By Anna Ingwafa
It has been found that the labour hire system is not only immoral and indecent, but is equally counter-productive to the idea of a decent work agenda as adopted and promoted by the international Labour Organisation (ILO).
Labour Commissioner Bro-Mathew Shinguadja said this last week during the May Day commemorations held at the Oshakati Independence Stadium.
Shinguadja said that the new Labour Act with the unqualified support from the labour movement and individual employees as well as members of the public has attempted to outlaw what he termed “modern slavery”.
He singled out a labour hire company known as Africa Personnel Services (Pty) Ltd (APS) that has challenged the Government in the High Court over the section that prohibits the “contemporary form of slavery”.
“As it is well documented in Africa and the world beyond, notably in the UK and the USA, any attempt to abolish slavery was met with stiff and hostile resistance, parallel only to that of the liberation struggle for freedom and independence in colonial times. The resistance was and is still coming from these who benefited from the sweat and tears of the exploited employees, hence Namibia is no exception in this fight. What is clear is that this is a moral and legal battle we cannot afford to lose at all,” stressed Shinguadja.
The labour commissioner pointed out that any practice or business of renting human beings in the guise of business freedom is a direct contradiction of the liberation struggle gains and a clear insult to the working class as a whole, and this commodification of labour in search of profit maximization should be rejected completely.
Employees are called upon individually and collectively to support the Government’s efforts to have the labour hire system abolished from the Namibian labour market so as to create a fair, just, moral and decent labour market landscape for everybody.
Another area of concern, according to Shinguadja, is foreign direct investment (FDI) promotion. He agreed with the notion that FDIs are critical for the socio-economic development of every country, and made a call to trade unions to assist the Government in pointing out some “obscure transit investors” for appropriate action.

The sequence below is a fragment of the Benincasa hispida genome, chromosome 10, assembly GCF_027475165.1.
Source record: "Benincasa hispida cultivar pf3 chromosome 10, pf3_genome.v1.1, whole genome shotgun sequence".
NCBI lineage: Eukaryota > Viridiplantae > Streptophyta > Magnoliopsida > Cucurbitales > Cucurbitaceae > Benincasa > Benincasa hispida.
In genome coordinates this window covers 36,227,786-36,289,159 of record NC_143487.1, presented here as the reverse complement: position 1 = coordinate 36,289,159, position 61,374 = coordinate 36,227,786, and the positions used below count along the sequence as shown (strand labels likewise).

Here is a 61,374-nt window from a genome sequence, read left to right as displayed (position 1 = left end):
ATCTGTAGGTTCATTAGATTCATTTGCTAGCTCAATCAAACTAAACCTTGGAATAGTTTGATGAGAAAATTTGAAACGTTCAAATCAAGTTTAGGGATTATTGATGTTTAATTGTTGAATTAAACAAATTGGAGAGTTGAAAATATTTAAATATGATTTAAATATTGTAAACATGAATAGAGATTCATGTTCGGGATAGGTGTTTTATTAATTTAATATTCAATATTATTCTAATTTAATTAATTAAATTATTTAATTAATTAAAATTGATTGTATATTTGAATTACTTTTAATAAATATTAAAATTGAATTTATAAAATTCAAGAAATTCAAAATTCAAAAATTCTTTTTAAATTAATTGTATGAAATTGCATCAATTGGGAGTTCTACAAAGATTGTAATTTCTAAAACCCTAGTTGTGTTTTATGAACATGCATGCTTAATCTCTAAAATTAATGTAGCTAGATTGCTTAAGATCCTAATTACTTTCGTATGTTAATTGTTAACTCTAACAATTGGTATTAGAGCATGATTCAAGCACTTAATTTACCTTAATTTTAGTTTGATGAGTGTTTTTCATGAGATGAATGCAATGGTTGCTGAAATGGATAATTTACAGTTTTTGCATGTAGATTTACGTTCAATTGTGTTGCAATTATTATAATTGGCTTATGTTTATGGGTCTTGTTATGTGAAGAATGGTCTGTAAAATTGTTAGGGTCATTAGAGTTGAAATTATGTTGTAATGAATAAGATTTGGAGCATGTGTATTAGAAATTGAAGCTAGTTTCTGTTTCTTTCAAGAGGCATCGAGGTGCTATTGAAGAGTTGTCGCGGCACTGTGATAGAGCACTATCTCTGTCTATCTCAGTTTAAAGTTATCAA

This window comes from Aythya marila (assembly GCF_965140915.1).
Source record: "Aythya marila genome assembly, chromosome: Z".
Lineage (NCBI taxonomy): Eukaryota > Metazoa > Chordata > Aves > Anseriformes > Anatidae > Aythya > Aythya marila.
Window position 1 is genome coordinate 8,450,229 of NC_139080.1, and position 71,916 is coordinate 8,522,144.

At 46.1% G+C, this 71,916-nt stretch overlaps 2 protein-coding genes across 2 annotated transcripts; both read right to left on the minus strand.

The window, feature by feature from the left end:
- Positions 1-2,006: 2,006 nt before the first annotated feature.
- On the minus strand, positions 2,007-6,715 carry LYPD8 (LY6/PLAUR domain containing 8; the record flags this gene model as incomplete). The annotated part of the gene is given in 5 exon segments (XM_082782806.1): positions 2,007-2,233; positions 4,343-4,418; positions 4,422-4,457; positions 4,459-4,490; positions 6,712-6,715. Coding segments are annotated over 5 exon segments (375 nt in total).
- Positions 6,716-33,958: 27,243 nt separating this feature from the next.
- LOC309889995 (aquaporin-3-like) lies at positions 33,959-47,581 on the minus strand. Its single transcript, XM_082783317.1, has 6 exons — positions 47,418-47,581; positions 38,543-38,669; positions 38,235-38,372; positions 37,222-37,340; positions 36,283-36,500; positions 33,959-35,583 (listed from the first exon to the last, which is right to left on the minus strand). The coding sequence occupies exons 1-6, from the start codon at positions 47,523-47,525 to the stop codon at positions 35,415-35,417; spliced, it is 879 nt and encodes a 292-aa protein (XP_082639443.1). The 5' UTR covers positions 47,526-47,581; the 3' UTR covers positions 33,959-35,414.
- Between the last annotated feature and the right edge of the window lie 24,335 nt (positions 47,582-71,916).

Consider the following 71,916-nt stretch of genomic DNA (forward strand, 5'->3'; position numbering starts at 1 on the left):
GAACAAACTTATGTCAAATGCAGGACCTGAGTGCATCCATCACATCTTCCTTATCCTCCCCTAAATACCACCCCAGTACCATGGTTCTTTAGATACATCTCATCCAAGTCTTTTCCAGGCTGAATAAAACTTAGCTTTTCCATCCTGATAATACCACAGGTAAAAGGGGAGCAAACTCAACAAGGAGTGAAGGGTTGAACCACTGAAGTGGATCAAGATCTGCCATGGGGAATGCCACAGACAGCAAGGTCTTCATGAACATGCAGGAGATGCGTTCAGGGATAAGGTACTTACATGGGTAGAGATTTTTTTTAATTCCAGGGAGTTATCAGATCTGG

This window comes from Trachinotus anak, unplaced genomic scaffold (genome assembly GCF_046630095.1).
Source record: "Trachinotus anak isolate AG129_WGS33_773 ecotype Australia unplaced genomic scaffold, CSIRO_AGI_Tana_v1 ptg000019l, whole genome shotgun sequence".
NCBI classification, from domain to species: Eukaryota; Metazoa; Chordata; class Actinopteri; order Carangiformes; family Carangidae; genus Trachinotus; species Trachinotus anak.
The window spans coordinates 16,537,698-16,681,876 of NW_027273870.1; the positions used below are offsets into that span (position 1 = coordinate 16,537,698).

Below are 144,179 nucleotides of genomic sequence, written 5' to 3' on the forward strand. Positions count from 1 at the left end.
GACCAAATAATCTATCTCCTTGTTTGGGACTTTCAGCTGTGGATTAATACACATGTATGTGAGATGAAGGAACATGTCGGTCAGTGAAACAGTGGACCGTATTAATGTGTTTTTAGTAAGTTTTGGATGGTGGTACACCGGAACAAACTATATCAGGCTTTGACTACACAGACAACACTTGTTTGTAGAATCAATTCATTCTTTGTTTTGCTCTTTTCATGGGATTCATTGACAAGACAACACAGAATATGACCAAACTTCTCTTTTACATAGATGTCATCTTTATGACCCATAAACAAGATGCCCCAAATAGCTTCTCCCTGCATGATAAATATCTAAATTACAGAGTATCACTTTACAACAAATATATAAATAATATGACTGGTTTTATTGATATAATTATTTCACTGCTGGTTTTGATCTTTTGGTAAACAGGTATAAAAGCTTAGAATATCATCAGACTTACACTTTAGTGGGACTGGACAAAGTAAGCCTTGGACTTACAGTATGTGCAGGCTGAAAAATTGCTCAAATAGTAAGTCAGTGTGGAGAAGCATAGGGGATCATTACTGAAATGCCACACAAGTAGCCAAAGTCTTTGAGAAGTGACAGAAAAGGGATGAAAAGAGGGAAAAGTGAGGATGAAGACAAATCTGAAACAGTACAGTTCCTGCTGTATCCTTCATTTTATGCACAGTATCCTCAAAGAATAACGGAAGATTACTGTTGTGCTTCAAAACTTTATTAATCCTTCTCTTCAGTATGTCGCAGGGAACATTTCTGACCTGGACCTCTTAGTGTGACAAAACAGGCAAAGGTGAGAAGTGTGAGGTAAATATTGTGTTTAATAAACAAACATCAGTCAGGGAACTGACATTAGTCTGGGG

Despite Ramatex disinvesting in Namibia, all has not been lost, according to Shinguadja. “Many of our own family members who worked at Ramatex are here, and they are here with previously unknown skills, i.e. competencies in garments manufacturing. As a country, a government, a community, a business fraternity and labour movement, instead of moaning over the spilt beans, we need to devise ways and means of ensuring that the skills so acquired are not left to waste but put to good use.”
He pointed out that almost all public schools in Namibia, as well as public institutions like hospitals, law enforcement agencies and many more make use of uniforms which are manufactured outside Namibia.
“We should think of a public policy to have the State and its agencies including state owned enterprises’ uniforms manufactured in Namibia in order to create more jobs not only for the former Ramatex employees but also for other unemployed, mainly the youth.”
Shinguadja continued: “Employees should not be unnecessarily opposed to foreign investors but must be cautious and vigilant on their real motives and intentions. Are they here to create jobs and help us to develop this land, or are they here for quick bucks, exploitation and abuse? Let us learn and improve on them if they have the right skills and techniques for our own socio-economic growth and development.”